I get the impression that most American Christians believe in "the elect" theology, whether or not they belong to a "Calvinist" sect, or even know what Calvinism is.

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13 hours ago, Joshpantera said:

Interesting! Do you have arguments against Calvinist doctrine that you could share? 

I have a thorough deconstruction and criticism of the doctrine scattered about as comments throughout the site, I think? For one thing the theology is two-faced: believers in Calvinism like to harp about how they believe in an all-powerful God, unlike proponents of free-will (which apparently compromise God's power, according to Calvinists), yet they'll go on and on about what god "won't" do or "can't" do with respect to saving people's souls. Similarly they'll argue about how God's mind is unknowable and then proceed to regurgitate a detailed list of who they believe is or isn't one of the elect.

 

Most of all it's a horribly arrogant, sadistic, and narcissistic world view. I mean c'mon what kind of person wants to claim that most people were created for the explicit purpose of being tortured for eternity to serve the "glory" of a God that apparently enjoys inflicting this suffering-without-purpose-or-end? Add to that the tendency of Calvinists to have a personal, private list of people they believe were created for this purpose and then to privately gloat about how "good" it is to know that these people, who they personally know, will suffer forever. I can't go through life wishing and rejoicing in people (including friends and family) to go to hell.

 

Anyways that was more of a vent than a rigorous argument. Thank you for coming to my TED talk.

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11 hours ago, Citsonga said:

...so they have no reason to try to harass you into the faith. Are they consistent with that?

Yep. Unlike some other people in this forum I don't have any trouble with family trying to re-convert me since they believe that I am impossible to save (because they have decided I am unelect). This does simplify things a bit in some ways. It is also incredibly hurtful and alienating in its own way, but c'est la vie.

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2 hours ago, DestinyTurtle said:

For one thing the theology is two-faced: believers in Calvinism like to harp about how they believe in an all-powerful God, unlike proponents of free-will (which apparently compromise God's power, according to Calvinists), yet they'll go on and on about what god "won't" do or "can't" do with respect to saving people's souls. Similarly they'll argue about how God's mind is unknowable and then proceed to regurgitate a detailed list of who they believe is or isn't one of the elect.

 

No doubt Calvinist's seem to wave of the hand dismiss freewill. If god can not save the souls of the unelect, it would seem that he is not all powerful. If god is all-powerful, but chooses not to save the souls of the unelect, by choice, then it seems we have a contradiction going on here with 2 Peter:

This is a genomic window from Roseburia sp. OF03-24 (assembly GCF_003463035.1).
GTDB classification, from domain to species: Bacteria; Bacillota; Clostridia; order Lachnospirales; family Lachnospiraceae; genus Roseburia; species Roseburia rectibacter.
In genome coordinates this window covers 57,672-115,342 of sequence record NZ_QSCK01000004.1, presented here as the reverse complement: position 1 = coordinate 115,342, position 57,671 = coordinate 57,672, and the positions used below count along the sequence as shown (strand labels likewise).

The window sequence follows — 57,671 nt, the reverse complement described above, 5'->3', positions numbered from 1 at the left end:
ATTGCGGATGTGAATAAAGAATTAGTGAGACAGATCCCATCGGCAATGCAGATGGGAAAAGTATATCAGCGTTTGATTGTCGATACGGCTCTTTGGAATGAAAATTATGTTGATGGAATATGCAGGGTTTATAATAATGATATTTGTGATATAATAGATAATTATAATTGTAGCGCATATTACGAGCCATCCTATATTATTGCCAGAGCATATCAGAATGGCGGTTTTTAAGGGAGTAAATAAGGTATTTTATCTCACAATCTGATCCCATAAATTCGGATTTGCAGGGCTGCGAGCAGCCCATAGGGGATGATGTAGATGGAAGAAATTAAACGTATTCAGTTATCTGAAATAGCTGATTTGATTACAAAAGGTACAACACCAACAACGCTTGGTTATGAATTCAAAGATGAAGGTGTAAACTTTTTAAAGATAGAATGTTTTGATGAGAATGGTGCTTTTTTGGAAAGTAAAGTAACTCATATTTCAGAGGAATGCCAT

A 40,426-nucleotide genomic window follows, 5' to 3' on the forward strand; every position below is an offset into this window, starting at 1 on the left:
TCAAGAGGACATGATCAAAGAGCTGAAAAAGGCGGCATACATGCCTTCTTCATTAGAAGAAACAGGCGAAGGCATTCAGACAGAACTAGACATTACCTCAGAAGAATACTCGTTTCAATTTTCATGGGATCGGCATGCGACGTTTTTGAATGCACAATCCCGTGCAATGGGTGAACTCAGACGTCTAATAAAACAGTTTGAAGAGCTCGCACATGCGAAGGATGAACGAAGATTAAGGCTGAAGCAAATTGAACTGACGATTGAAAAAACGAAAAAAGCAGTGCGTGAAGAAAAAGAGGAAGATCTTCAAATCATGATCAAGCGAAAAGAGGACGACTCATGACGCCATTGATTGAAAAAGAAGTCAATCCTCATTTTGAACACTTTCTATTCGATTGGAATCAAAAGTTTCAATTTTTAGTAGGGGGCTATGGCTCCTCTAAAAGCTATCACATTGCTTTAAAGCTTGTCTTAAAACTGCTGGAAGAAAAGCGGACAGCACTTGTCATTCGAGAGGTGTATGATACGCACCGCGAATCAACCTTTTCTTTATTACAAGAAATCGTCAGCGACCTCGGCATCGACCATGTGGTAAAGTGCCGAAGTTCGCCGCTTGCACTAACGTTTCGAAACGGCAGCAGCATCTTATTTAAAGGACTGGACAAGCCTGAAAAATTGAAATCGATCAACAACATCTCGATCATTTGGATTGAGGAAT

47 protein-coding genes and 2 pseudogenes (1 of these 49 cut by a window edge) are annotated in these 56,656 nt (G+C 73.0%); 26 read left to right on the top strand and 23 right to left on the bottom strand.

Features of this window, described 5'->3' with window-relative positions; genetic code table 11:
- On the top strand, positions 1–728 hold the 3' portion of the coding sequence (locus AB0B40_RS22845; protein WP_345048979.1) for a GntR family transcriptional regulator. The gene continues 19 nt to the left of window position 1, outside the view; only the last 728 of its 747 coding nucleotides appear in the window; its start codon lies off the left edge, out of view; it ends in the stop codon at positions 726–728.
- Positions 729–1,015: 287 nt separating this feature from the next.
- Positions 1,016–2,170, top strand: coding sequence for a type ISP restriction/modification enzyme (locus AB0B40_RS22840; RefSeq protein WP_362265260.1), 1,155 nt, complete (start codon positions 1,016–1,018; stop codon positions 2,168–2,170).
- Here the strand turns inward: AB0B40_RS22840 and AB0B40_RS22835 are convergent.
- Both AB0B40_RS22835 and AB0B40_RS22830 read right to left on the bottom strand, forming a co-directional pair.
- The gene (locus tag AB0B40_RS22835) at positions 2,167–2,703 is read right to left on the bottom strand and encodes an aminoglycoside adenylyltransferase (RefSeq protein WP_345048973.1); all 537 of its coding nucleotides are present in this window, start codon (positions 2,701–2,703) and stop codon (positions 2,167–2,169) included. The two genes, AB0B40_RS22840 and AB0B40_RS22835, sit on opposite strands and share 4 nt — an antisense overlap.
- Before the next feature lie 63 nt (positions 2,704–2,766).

13 hours ago, TheRedneckProfessor said:

The Lord is not slack concerning his promise, as some men count slackness; but is longsuffering to us-ward, not willing that any should perish, but that all should come to repentance.  2 Peter 3:9

 

Plain and simple.  god wants everyone saved, not just his "elect."

 

How does god both want everyone to come to repentance, but not only knows good and well that everyone will not come to repentance, the same god predetermined who would and would not come to repentance himself? 

 

The bible is all over the place. Just when people start to think they've found consistent doctrine, bam, something contradictory shows up. What to do?

 

Well, the go to excuse seems to be turning a blind eye to that which contradicts some pet idea you have going along, and then pressing forward with only the selection of verses written by people who more or less agree with the pet idea plucked out of some places. While disregarding the other biblical writers (who were merely scribal priestly types of some other school of thought who would disagree with the pet idea). Toss all these conflicting, contradicting ideas together into one book and shazam!!!!

 

A divinely inspired, inerrant, err, book of self contraction with great appeal to narcissistic, misogynistic, and various other unfavorable personalities.And these generally unfavorable personalities, coincidentally, make up "the elect!"

 

2 hours ago, DestinyTurtle said:

Most of all it's a horribly arrogant, sadistic, and narcissistic world view. I mean c'mon what kind of person wants to claim that most people were created for the explicit purpose of being tortured for eternity to serve the "glory" of a God that apparently enjoys inflicting this suffering-without-purpose-or-end? Add to that the tendency of Calvinists to have a personal, private list of people they believe were created for this purpose and then to privately gloat about how "good" it is to know that these people, who they personally know, will suffer forever. I can't go through life wishing and rejoicing in people (including friends and family) to go to hell.

 

I can only imagine!!!

 

They actually gloat about the dammed in private? And keep private lists? Bravo for standing up to these wankers. Is there some particular translation of the bible they prefer? 

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7 hours ago, Joshpantera said:

 

The bible is all over the place. Just when people start to think they've found consistent doctrine, bam, something contradictory shows up. What to do?

 

Well, the go to excuse seems to be turning a blind eye to that which contradicts some pet idea you have going along, and then pressing forward with only the selection of verses written by people who more or less agree with the pet idea plucked out of some places. 

 

 

This has been the story of Christianity especially since the Reformation.  Before then, the Catholic Church was able to control the narrative, still picking a subset of scriptural dogma, but without any rivals to say otherwise. Once the Bible became available to a wider audience, the splintering began immediately.  And so it continues today.  The Bible, not Satan, is the author of confusion.